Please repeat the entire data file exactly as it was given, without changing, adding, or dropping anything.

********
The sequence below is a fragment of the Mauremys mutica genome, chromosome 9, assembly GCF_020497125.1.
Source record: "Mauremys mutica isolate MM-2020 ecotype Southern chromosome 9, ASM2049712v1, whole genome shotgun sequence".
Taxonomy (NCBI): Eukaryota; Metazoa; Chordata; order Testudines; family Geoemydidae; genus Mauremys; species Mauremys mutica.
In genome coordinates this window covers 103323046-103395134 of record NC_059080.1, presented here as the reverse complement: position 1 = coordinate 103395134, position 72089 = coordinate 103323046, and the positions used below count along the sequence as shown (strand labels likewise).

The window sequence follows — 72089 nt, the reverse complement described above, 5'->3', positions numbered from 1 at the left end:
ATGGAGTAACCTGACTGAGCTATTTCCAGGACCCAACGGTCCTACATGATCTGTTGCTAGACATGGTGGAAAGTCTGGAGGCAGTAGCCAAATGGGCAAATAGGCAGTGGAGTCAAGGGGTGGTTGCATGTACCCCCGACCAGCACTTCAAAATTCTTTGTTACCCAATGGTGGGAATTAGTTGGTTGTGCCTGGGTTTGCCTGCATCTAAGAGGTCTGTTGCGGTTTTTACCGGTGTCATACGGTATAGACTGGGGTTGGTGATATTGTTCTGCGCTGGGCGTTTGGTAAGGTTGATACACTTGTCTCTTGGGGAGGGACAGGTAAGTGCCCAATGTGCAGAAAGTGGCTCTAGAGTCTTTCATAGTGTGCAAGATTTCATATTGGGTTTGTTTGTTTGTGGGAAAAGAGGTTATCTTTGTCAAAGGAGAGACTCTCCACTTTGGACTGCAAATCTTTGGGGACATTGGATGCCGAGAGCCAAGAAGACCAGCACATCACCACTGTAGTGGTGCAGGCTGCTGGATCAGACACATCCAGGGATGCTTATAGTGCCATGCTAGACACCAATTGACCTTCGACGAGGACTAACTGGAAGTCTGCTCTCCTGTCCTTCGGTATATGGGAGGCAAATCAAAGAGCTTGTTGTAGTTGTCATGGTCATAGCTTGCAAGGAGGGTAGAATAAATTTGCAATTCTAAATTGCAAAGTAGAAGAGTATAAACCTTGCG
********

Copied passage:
The sequence below is a fragment of the Mauremys mutica genome, chromosome 9, assembly GCF_020497125.1.
Source record: "Mauremys mutica isolate MM-2020 ecotype Southern chromosome 9, ASM2049712v1, whole genome shotgun sequence".
Taxonomy (NCBI): Eukaryota; Metazoa; Chordata; order Testudines; family Geoemydidae; genus Mauremys; species Mauremys mutica.
In genome coordinates this window covers 103323046-103395134 of record NC_059080.1, presented here as the reverse complement: position 1 = coordinate 103395134, position 72089 = coordinate 103323046, and the positions used below count along the sequence as shown (strand labels likewise).

The window sequence follows — 72089 nt, the reverse complement described above, 5'->3', positions numbered from 1 at the left end:
ATGGAGTAACCTGACTGAGCTATTTCCAGGACCCAACGGTCCTACATGATCTGTTGCTAGACATGGTGGAAAGTCTGGAGGCAGTAGCCAAATGGGCAAATAGGCAGTGGAGTCAAGGGGTGGTTGCATGTACCCCCGACCAGCACTTCAAAATTCTTTGTTACCCAATGGTGGGAATTAGTTGGTTGTGCCTGGGTTTGCCTGCATCTAAGAGGTCTGTTGCGGTTTTTACCGGTGTCATACGGTATAGACTGGGGTTGGTGATATTGTTCTGCGCTGGGCGTTTGGTAAGGTTGATACACTTGTCTCTTGGGGAGGGACAGGTAAGTGCCCAATGTGCAGAAAGTGGCTCTAGAGTCTTTCATAGTGTGCAAGATTTCATATTGGGTTTGTTTGTTTGTGGGAAAAGAGGTTATCTTTGTCAAAGGAGAGACTCTCCACTTTGGACTGCAAATCTTTGGGGACATTGGATGCCGAGAGCCAAGAAGACCAGCACATCACCACTGTAGTGGTGCAGGCTGCTGGATCAGACACATCCAGGGATGCTTATAGTGCCATGCTAGACACCAATTGACCTTCGACGAGGACTAACTGGAAGTCTGCTCTCCTGTCCTTCGGTATATGGGAGGCAAATCAAAGAGCTTGTTGTAGTTGTCATGGTCATAGCTTGCAAGGAGGGTAGAATAAATTTGCAATTCTAAATTGCAAAGTAGAAGAGTATAAACCTTGCG